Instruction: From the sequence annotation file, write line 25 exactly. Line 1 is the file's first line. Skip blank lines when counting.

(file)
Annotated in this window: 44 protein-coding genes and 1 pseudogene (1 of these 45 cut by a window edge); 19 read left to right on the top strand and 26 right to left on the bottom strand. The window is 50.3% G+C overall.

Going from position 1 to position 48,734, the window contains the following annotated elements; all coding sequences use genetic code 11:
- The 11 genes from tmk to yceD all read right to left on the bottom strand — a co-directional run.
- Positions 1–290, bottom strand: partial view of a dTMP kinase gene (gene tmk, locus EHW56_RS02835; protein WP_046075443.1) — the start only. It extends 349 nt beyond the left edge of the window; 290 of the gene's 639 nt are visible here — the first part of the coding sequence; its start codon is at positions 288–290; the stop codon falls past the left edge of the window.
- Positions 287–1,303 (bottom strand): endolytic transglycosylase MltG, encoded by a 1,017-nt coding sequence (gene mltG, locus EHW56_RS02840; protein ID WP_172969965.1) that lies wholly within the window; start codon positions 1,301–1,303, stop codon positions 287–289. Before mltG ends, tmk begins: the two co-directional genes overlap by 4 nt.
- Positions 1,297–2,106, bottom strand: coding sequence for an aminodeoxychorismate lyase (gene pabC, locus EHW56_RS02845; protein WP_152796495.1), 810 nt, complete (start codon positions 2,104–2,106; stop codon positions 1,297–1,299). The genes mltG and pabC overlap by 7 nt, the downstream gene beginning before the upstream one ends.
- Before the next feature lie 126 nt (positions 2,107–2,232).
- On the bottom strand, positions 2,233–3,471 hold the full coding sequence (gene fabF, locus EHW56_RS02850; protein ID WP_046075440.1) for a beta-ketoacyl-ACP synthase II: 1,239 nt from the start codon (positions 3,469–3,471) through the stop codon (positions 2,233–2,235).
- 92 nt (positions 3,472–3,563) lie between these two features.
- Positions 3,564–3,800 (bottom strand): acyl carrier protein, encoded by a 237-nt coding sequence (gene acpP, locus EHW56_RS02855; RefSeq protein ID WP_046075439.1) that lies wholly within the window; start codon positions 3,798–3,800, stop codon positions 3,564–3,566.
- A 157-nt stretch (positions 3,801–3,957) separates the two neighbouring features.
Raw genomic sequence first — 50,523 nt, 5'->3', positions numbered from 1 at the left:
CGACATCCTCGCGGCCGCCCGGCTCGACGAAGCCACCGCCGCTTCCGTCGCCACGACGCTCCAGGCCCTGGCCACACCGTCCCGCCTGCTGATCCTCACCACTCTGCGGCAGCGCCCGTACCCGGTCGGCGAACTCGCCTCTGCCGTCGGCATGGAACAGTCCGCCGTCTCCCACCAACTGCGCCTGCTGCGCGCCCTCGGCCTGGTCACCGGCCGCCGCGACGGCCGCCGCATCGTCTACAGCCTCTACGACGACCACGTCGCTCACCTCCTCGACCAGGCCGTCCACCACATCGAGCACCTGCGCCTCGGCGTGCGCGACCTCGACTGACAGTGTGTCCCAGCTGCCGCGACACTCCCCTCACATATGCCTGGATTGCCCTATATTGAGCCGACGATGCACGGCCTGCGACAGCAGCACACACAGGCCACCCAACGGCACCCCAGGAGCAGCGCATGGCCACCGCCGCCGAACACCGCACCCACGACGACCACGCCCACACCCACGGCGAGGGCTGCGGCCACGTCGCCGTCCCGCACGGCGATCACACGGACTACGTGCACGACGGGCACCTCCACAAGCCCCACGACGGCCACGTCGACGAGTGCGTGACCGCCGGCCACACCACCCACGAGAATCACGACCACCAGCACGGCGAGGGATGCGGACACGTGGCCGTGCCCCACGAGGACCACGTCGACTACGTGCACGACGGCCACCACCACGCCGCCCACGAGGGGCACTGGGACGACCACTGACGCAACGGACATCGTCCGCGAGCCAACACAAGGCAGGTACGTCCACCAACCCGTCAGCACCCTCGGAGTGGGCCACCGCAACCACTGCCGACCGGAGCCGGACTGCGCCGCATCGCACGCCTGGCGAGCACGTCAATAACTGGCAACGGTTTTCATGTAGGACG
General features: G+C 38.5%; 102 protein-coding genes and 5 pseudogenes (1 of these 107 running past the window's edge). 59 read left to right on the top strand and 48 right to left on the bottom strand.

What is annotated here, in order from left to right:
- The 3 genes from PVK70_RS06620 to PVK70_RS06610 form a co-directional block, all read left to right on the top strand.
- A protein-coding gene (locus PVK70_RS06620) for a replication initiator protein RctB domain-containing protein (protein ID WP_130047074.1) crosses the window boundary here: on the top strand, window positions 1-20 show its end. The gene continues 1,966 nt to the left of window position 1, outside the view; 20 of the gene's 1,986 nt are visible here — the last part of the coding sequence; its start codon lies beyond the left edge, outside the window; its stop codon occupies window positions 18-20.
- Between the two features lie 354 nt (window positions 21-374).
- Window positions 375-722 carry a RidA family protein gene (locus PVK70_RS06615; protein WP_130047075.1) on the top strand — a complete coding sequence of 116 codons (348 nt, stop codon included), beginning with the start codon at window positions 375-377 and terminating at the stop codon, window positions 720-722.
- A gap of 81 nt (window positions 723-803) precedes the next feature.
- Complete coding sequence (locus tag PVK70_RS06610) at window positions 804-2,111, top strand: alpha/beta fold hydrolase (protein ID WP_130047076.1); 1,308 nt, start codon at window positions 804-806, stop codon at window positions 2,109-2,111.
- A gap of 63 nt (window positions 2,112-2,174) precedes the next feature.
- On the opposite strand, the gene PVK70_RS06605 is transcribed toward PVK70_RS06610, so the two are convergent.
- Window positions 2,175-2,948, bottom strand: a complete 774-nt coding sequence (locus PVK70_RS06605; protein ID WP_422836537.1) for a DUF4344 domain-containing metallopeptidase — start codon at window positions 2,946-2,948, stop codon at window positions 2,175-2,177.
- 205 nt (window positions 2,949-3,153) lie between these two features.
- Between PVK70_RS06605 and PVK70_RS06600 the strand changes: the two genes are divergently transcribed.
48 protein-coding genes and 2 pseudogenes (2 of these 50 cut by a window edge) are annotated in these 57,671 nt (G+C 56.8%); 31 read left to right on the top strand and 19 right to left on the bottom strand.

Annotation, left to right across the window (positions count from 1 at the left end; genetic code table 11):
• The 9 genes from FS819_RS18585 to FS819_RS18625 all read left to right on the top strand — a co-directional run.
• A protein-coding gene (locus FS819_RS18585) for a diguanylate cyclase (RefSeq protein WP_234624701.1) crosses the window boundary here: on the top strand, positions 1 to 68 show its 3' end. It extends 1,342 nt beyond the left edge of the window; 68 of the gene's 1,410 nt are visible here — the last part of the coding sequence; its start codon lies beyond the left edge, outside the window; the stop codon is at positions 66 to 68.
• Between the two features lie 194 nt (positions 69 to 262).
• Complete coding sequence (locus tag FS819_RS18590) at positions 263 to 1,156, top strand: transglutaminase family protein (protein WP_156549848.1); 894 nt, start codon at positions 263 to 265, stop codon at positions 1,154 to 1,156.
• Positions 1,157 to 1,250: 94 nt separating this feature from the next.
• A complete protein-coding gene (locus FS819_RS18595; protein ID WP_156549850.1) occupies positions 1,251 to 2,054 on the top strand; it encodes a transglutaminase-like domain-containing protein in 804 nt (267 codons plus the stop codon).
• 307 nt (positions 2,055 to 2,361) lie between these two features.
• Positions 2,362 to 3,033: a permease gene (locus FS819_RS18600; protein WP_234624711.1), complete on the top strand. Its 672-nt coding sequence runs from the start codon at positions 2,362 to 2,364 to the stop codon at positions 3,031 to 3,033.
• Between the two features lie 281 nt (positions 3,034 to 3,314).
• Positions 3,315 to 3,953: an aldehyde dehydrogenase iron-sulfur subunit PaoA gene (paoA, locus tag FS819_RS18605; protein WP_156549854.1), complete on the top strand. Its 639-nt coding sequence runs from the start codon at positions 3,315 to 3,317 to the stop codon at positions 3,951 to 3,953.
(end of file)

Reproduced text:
- 205 nt (window positions 2,949-3,153) lie between these two features.